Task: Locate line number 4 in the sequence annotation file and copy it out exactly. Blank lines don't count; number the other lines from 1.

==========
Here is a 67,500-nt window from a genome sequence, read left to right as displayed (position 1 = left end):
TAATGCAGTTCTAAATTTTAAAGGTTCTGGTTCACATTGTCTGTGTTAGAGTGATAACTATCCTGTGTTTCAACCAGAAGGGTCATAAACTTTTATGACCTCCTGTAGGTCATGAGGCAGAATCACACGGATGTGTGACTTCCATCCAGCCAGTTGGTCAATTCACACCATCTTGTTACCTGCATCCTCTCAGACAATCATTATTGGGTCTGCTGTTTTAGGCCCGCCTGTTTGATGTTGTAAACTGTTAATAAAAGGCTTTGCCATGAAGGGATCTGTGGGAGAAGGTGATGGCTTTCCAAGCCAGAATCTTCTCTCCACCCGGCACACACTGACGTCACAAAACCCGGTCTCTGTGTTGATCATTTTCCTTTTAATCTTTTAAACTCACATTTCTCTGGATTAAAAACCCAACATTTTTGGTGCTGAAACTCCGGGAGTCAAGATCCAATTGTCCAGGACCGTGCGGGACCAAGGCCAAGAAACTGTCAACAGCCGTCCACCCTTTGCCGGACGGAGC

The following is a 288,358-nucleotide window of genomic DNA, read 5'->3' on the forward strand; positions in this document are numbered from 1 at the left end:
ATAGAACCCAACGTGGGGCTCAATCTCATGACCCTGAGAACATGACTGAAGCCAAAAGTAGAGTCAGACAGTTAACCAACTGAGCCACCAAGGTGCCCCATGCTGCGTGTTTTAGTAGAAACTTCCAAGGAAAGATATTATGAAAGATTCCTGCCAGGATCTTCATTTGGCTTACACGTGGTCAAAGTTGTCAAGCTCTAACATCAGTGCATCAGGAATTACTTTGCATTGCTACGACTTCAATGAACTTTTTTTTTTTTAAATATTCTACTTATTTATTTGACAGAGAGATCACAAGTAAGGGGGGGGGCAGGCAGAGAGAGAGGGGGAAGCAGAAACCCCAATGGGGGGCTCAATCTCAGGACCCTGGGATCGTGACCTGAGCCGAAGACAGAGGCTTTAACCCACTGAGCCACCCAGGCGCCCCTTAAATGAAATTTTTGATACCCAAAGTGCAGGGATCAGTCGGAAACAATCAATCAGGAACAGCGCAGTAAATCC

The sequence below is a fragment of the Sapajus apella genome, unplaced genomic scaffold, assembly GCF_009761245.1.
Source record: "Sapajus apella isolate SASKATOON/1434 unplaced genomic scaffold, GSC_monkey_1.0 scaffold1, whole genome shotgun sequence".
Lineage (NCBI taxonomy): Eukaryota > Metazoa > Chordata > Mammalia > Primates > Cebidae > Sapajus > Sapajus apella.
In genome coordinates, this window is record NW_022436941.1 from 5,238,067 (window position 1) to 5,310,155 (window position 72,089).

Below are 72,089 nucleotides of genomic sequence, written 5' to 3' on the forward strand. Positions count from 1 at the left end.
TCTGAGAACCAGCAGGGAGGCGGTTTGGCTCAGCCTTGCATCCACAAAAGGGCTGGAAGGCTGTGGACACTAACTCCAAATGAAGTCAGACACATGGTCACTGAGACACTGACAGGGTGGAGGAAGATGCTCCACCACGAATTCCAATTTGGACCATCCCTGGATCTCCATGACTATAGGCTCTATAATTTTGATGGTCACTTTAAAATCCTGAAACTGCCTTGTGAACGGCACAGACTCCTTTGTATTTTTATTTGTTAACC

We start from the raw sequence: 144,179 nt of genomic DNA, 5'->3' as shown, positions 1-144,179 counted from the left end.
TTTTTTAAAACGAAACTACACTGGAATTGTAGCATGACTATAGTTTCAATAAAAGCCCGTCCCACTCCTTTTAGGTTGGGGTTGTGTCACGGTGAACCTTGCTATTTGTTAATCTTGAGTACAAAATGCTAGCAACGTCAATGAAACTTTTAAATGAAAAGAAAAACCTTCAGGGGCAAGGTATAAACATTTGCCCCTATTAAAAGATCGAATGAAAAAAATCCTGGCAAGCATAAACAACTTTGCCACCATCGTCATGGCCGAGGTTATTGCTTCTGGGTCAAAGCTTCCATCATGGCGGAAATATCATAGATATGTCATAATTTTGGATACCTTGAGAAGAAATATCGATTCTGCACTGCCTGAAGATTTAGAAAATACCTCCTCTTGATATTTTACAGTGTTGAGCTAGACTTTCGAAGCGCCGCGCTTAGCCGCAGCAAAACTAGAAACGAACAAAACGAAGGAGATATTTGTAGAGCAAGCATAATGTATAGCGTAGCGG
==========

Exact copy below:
ATAGAACCCAACGTGGGGCTCAATCTCATGACCCTGAGAACATGACTGAAGCCAAAAGTAGAGTCAGACAGTTAACCAACTGAGCCACCAAGGTGCCCCATGCTGCGTGTTTTAGTAGAAACTTCCAAGGAAAGATATTATGAAAGATTCCTGCCAGGATCTTCATTTGGCTTACACGTGGTCAAAGTTGTCAAGCTCTAACATCAGTGCATCAGGAATTACTTTGCATTGCTACGACTTCAATGAACTTTTTTTTTTTTAAATATTCTACTTATTTATTTGACAGAGAGATCACAAGTAAGGGGGGGGGCAGGCAGAGAGAGAGGGGGAAGCAGAAACCCCAATGGGGGGCTCAATCTCAGGACCCTGGGATCGTGACCTGAGCCGAAGACAGAGGCTTTAACCCACTGAGCCACCCAGGCGCCCCTTAAATGAAATTTTTGATACCCAAAGTGCAGGGATCAGTCGGAAACAATCAATCAGGAACAGCGCAGTAAATCC